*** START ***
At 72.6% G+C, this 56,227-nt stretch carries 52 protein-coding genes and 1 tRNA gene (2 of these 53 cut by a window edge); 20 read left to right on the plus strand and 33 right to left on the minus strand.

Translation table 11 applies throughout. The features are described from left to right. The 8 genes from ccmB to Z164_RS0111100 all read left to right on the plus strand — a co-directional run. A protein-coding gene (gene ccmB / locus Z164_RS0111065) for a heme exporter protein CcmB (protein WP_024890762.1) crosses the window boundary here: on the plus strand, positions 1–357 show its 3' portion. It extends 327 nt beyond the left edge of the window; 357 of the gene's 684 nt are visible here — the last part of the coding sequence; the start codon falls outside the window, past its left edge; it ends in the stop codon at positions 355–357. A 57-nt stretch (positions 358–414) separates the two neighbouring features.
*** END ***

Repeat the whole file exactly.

At 72.6% G+C, this 56,227-nt stretch carries 52 protein-coding genes and 1 tRNA gene (2 of these 53 cut by a window edge); 20 read left to right on the plus strand and 33 right to left on the minus strand.

Translation table 11 applies throughout. The features are described from left to right. The 8 genes from ccmB to Z164_RS0111100 all read left to right on the plus strand — a co-directional run. A protein-coding gene (gene ccmB / locus Z164_RS0111065) for a heme exporter protein CcmB (protein WP_024890762.1) crosses the window boundary here: on the plus strand, positions 1–357 show its 3' portion. It extends 327 nt beyond the left edge of the window; 357 of the gene's 684 nt are visible here — the last part of the coding sequence; the start codon falls outside the window, past its left edge; it ends in the stop codon at positions 355–357. A 57-nt stretch (positions 358–414) separates the two neighbouring features.